The postwar French directory of looted cultural assets  known as Répertoire des biens spoliés (RBS) includes several paintings by Sisley which include the word “printemps” (spring/Frühling), one of the titles ascribed to the painting by Alfred Lindon, which point to two owners, the estate of Mrs. Berthe Propper and Mr. Lindon. A handwritten annotation in the 1947 RBS catalogue points to the fact that the French government’s investigative file on the whereabouts of the painting was closed on August 5, 1961, an administrative procedure indicating that the French government no longer considered the location of the painting as feasible. In these instances, government officials would tell claimants that they should accept instead a compensatory package from the German government for their losses, 16 years after the end of WWII. Whether or not the Lindon family continued to search for the painting is a question that needs an answer.
crossed-out mention of "Le Printemps" in RBS
Works by Alfred Sisley in lost art databases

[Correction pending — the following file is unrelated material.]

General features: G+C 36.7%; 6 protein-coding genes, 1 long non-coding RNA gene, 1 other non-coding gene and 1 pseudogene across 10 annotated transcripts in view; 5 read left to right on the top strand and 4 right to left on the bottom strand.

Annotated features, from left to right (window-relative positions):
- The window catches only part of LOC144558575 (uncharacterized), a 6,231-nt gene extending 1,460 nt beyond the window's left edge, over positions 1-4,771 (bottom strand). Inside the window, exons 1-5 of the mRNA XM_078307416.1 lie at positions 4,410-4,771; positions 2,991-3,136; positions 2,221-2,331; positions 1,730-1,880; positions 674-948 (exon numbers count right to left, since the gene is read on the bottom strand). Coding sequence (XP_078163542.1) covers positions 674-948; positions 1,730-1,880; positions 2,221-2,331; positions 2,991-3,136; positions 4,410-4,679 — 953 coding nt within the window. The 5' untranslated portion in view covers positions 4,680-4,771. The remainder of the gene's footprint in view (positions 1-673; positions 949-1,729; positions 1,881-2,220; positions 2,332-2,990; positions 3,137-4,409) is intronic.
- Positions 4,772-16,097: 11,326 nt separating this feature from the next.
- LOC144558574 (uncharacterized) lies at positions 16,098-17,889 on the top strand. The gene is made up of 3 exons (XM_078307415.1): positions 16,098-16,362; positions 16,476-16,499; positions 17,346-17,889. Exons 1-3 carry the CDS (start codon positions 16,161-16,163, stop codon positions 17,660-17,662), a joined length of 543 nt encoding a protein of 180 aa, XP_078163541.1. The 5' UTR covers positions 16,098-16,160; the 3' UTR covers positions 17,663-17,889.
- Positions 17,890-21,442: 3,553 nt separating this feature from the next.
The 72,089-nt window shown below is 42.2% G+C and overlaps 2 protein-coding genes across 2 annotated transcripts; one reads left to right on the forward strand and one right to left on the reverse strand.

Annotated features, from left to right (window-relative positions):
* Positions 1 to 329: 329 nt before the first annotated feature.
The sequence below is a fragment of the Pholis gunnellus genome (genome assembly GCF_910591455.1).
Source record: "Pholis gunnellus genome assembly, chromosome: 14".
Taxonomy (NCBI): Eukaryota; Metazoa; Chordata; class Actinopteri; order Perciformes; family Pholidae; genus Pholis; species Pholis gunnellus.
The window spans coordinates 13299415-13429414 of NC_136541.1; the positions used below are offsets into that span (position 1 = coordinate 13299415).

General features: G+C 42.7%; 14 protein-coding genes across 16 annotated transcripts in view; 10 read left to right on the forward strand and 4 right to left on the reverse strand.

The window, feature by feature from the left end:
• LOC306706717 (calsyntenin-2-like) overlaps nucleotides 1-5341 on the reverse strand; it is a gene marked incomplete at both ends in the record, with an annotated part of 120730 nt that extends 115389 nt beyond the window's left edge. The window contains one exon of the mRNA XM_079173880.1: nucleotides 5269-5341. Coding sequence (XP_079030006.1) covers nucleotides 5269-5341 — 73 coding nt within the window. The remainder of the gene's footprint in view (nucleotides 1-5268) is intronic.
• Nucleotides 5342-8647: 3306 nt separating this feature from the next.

The database of the Commission for Looted Art in Europe (CLAE) includes three paintings by Sisley with the word “Spring”, none of which are ascribed to Alfred Lindon.


The database of looted cultural assets which is managed by the German Lost Art Foundation contains 22 paintings by Alfred Sisley, none of which correspond to the Alfred Lindon painting.

Art Loss Register (ALR)

It’s impossible to know what information on the Sisley the London-based Art Loss Register holds since it is a proprietary database. In general, auction houses and art dealers routinely submit to ALR information on objects on consignment for sale in order to identify any potential problems with title. 

Tentative conclusion
Once Alfred Lindon became dispossessed of the painting on December 5, 1940, the painting became a looted work of art subject to restitution which required it to be returned to its rightful owner. Since it was not located at the end of WWII or thereafter, the painting’s postwar itinerary is illegal. Any transfer of title from one possessor  to the next since 1940 was illegal and amounted to resale and possession of stolen property.  Wildenstein & Cie, one-time owner of the Sisley painting, has contributed to the postwar problem surrounding this painting.